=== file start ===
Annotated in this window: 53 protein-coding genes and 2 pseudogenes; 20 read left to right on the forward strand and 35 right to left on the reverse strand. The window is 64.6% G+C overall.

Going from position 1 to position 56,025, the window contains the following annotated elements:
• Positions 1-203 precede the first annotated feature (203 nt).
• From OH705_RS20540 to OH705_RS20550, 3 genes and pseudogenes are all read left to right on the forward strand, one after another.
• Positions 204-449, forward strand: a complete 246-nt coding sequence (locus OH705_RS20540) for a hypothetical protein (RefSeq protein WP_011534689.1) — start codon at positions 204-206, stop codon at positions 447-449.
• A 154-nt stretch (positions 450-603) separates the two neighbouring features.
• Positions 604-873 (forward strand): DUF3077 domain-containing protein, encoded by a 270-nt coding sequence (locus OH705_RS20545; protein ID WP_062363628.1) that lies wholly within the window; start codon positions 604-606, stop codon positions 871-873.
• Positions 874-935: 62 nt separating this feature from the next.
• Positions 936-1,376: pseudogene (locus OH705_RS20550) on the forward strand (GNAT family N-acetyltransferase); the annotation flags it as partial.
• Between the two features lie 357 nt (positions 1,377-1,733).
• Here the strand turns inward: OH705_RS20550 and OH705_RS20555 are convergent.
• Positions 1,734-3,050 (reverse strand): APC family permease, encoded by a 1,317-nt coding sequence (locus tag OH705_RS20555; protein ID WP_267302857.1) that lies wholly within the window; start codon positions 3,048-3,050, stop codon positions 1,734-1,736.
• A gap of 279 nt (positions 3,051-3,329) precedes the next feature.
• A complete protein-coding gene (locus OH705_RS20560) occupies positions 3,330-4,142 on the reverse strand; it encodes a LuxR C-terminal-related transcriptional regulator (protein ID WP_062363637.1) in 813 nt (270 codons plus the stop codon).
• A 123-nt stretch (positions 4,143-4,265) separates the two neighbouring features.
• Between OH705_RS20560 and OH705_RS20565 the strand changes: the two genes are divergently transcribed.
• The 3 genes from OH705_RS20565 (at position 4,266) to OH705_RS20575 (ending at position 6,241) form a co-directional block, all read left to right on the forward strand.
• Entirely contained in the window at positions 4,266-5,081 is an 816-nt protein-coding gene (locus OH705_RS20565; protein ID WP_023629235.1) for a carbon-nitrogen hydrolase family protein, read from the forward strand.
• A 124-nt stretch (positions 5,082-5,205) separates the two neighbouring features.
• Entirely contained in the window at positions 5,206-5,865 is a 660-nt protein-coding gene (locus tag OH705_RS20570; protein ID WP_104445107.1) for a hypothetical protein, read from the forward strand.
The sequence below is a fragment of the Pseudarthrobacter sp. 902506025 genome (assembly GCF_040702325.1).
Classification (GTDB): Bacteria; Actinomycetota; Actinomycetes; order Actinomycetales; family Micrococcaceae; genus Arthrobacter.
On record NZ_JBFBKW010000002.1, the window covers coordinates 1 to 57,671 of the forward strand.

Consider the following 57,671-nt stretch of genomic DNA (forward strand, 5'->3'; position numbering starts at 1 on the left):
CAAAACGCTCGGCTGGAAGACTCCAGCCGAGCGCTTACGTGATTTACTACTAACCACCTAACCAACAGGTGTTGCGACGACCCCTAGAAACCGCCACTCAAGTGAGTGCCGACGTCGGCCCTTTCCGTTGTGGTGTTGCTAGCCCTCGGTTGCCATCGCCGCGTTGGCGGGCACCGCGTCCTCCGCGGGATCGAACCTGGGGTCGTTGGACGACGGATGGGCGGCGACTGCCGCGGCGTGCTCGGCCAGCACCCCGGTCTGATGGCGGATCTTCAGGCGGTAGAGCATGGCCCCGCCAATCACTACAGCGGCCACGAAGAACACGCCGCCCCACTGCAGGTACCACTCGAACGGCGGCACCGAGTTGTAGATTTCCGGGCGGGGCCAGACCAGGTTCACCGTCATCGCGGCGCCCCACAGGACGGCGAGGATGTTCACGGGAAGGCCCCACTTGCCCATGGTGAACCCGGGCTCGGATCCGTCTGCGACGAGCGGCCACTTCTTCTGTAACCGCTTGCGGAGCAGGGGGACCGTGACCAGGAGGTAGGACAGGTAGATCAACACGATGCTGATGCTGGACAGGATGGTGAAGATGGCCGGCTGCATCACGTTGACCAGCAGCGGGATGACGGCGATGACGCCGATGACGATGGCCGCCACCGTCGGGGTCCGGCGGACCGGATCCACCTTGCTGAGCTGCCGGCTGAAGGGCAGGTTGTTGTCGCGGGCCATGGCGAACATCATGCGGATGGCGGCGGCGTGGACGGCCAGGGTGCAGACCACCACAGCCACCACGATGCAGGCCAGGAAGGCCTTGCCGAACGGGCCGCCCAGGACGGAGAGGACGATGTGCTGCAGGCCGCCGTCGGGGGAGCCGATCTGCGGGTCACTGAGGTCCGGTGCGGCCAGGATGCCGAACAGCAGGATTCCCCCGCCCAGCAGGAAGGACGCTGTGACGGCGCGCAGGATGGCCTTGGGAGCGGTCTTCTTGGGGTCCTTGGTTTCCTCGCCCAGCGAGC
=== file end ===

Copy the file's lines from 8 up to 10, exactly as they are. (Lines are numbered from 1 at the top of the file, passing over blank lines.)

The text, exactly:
• Positions 874-935: 62 nt separating this feature from the next.
• Positions 936-1,376: pseudogene (locus OH705_RS20550) on the forward strand (GNAT family N-acetyltransferase); the annotation flags it as partial.
• Between the two features lie 357 nt (positions 1,377-1,733).